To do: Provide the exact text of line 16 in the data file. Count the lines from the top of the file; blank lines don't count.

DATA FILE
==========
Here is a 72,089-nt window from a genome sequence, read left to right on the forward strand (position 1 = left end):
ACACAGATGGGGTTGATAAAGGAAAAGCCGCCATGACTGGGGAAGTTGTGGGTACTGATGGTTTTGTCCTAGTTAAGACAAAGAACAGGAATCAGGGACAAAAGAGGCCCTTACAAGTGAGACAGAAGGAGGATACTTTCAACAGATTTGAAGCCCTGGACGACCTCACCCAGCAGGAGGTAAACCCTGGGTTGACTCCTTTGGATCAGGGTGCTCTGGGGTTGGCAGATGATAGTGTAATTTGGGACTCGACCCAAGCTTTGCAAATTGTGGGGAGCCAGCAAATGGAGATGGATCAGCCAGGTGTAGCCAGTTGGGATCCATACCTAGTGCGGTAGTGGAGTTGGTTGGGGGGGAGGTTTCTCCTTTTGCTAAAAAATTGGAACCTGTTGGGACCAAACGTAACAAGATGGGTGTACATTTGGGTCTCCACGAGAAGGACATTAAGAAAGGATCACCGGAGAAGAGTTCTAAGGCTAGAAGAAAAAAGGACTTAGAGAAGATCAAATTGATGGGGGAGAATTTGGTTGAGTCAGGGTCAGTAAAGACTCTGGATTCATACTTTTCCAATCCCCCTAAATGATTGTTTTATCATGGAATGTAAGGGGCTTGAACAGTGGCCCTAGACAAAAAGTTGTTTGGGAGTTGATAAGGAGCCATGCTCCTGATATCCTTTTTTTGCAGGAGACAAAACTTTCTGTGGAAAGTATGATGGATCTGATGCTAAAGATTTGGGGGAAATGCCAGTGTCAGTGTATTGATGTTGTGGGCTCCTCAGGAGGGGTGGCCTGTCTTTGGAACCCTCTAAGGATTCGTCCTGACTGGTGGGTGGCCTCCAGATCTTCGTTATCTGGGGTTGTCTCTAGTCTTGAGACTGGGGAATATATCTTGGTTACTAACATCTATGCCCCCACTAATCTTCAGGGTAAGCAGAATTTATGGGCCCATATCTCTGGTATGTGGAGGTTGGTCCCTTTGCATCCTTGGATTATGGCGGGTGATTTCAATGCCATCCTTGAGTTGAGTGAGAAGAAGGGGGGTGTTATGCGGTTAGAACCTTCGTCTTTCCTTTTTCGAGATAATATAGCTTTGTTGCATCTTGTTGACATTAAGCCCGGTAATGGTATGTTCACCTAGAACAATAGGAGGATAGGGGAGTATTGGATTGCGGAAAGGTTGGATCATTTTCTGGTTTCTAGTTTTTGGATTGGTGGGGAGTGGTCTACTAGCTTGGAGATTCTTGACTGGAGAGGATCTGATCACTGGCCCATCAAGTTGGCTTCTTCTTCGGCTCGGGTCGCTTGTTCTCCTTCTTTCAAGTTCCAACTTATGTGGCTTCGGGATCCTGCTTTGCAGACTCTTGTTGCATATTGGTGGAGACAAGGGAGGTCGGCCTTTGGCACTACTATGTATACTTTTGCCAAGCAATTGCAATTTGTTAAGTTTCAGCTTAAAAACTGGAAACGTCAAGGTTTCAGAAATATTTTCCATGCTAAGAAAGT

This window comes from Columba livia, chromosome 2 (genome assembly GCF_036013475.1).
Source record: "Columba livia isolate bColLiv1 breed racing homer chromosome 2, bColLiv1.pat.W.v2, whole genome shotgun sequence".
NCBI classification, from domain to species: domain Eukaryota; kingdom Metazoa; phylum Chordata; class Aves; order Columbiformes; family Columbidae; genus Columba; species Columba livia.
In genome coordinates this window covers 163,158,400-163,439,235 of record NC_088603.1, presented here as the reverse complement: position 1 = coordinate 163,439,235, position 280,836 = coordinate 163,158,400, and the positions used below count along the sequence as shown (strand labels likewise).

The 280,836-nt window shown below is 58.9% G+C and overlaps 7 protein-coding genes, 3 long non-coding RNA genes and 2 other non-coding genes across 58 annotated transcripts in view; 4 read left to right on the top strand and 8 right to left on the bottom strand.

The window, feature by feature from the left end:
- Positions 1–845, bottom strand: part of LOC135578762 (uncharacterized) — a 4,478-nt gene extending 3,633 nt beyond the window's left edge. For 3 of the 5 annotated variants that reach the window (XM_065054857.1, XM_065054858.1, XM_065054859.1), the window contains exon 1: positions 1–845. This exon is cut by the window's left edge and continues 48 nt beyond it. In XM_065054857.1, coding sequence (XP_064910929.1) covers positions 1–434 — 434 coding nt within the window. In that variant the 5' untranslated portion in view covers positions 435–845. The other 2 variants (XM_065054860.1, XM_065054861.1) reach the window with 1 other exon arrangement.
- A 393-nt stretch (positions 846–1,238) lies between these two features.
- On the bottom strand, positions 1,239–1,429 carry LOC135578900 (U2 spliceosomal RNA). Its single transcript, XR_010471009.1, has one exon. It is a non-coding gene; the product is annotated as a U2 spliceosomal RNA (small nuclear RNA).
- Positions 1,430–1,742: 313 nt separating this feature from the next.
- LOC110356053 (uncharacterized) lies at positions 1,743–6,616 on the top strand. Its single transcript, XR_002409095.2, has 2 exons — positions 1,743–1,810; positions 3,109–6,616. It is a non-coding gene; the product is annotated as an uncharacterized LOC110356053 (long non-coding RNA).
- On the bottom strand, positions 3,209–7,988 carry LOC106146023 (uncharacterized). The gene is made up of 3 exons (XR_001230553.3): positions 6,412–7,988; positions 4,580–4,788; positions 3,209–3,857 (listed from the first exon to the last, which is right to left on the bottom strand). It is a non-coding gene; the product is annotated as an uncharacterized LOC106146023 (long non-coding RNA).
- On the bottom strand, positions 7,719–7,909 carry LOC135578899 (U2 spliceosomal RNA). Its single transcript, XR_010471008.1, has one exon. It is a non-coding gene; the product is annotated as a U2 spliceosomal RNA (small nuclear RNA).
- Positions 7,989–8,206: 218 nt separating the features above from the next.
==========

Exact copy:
- Positions 7,989–8,206: 218 nt separating the features above from the next.